National reports show gun sales are surging in the wake of the Colorado tragedy, especially in parts of that state. But in Central Oregon, apparently, things are different.
Gun store owners NewsChannel 21 talked with Wednesday didn't want to go on camera. But they told us they haven't seen an increase in gun sales locally, and they don't expect them to spike here.
But that doesn't mean the shootings haven't sparked a debate on gun control.
When President Obama visited Portland Tuesday afternoon, he was greeted by protesters carrying signs that read, "Ban assault weapons."
"Just to show our solidarity and our support and our sympathy with the victims of the Aurora, Colorado shooting, and all the victims of gun violence," said Penny Okamoto, executive director for CeaseFire Oregon. "And to remind people that we really do want an assault weapons ban."
Okamoto was one of those protesting. Ceasefire Oregon works to change the gun laws in our state.
"We need to stop selling these machine guns that are basically built just to kill humans," Okamoto said. "And we need to stop selling the large-capacity magazines that carry 30, 50, 100 rounds."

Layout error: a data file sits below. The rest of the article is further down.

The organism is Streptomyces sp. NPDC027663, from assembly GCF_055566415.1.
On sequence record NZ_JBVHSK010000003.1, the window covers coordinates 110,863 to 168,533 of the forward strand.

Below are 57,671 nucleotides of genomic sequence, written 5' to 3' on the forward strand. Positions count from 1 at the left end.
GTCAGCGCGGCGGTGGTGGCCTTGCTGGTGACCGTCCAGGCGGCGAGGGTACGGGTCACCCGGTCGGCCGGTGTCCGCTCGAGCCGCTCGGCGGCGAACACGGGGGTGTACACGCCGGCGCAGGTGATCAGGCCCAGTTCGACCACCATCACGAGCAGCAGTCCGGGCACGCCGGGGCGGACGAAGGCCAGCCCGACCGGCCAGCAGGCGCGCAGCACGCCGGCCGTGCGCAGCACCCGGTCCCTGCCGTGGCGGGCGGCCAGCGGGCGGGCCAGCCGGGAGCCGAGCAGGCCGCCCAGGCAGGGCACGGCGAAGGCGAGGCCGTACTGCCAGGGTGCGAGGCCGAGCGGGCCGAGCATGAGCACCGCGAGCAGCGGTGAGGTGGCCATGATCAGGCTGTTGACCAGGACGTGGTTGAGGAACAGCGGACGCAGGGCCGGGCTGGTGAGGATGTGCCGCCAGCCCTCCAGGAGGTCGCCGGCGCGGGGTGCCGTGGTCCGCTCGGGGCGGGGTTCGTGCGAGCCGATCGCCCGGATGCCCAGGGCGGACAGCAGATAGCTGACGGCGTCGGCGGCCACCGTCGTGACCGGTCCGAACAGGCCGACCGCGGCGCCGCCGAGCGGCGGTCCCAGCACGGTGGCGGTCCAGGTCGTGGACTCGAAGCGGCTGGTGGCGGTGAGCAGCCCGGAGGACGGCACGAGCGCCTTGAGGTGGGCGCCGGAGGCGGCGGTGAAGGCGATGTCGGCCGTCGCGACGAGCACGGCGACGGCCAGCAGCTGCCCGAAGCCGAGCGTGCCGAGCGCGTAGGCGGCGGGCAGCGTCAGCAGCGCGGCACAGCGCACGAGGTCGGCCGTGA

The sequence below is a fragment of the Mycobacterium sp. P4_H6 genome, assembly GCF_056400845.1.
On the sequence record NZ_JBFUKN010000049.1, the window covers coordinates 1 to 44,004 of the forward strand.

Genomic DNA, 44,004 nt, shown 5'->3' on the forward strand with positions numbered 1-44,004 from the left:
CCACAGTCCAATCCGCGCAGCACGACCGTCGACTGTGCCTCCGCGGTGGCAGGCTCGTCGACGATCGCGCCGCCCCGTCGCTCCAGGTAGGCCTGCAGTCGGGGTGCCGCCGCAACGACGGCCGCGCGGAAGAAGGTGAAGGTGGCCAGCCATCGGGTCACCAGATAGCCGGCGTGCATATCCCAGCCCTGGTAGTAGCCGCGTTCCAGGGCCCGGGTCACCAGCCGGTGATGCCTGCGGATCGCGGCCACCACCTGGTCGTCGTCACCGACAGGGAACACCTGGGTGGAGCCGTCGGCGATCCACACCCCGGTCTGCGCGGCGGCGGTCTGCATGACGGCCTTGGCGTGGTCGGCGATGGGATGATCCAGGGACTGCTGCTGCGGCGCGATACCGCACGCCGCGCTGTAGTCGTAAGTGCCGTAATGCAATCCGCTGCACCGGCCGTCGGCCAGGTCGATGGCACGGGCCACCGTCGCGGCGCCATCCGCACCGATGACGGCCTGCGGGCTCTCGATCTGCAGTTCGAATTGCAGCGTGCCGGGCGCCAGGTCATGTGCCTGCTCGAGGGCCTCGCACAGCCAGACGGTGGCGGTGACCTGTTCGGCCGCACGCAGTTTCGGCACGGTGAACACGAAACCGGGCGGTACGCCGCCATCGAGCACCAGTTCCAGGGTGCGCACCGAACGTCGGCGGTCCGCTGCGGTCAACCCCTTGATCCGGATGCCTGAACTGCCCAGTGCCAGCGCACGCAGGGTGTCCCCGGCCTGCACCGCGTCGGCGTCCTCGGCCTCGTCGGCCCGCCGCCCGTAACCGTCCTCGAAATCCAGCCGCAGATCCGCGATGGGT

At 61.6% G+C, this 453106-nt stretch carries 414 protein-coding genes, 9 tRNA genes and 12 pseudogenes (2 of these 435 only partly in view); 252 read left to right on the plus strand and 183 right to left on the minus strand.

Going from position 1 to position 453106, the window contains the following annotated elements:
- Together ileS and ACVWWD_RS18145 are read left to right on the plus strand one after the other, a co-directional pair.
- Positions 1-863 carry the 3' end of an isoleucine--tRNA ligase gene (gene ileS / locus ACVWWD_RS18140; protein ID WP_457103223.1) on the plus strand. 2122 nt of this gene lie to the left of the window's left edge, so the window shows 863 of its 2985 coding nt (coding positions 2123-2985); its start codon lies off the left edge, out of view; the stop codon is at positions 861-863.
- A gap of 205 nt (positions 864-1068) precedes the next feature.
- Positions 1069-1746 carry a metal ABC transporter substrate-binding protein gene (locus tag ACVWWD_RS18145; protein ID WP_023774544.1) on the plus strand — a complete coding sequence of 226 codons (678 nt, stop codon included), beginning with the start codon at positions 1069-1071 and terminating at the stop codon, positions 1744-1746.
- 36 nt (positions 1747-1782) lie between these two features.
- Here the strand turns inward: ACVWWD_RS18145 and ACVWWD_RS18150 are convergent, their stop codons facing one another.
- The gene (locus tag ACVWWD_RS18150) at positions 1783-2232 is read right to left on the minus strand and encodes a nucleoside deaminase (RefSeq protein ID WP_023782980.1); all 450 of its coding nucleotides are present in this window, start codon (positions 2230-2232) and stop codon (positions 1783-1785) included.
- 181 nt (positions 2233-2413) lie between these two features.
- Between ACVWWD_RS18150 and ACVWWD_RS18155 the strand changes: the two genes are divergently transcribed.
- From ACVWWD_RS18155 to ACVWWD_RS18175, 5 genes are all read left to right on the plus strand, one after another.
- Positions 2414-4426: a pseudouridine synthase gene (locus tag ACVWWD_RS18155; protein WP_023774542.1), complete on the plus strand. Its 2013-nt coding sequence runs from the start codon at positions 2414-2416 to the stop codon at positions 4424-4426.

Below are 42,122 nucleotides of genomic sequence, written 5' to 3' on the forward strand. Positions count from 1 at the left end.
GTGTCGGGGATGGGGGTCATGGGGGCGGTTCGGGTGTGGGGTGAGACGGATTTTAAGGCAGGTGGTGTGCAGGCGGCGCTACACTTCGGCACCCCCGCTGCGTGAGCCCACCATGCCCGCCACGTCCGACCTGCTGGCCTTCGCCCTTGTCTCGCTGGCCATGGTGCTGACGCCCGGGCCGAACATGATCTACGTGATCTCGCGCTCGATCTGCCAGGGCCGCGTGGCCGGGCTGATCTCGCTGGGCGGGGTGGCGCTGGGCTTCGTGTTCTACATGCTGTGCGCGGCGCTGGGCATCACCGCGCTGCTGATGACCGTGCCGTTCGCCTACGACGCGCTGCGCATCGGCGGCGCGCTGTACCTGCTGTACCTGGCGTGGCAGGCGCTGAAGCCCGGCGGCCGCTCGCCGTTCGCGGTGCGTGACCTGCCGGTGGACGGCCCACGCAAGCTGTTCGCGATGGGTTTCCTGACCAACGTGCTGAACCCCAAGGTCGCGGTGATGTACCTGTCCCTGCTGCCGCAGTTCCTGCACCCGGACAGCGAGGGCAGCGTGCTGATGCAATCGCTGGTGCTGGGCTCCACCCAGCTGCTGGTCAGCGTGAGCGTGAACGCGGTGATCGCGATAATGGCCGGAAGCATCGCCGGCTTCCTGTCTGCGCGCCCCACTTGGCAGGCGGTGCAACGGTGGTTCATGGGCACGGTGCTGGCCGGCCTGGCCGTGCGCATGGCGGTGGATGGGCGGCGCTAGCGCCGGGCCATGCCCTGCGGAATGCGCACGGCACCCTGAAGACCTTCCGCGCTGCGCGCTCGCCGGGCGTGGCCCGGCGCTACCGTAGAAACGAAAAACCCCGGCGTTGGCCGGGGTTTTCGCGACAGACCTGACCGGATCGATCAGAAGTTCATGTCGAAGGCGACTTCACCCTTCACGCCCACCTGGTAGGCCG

Okamoto says the only use for assault weapons is to kill humans.
"That's not what the people who wrote the Second Amendment had in mind," Okamoto said. "Killing Americans like that that wasn't the point."
Oregon Firearms Federation Director Kevin Starrett says he knows there will be attempts to ban some firearms, locally and nationally.
"Whether they will be successful or not will depend on how much the American people cherish their liberties," Starrett said.
Starrett says gun sales may go up, but it won't have anything to do with the shooting massacre.
"I believe that we will continue to see an increase in sales, based on the political realities and the potential of a second Obama victory," Starrett said. "But I doubt the crimes that took place in Colorado are going to have an effect on gun sales."
We asked local gun owners and people on the street,whether they believe there will be an increase in gun sales.
"I don't really think so," Ryan Blake said. "I personally am not going to buy a gun. Maybe just a little more cautious, but I don't think so."
Starrett says there is a lesson in the tragedy.
"When you put up a sign that says 'no guns' and expect madmen to obey it, you're obviously not rational," he said.
A Rasmussen Reports poll released two days ago said the Colorado shootings didn't sway opinions about stricter gun control laws.
However, an overwhelming majority doubts that public places like a movie theater can be made completely safe.
Do you believe government should take any steps in the wake of the shootings? Vote in our KTVZ.COM poll, on the right side of our home page.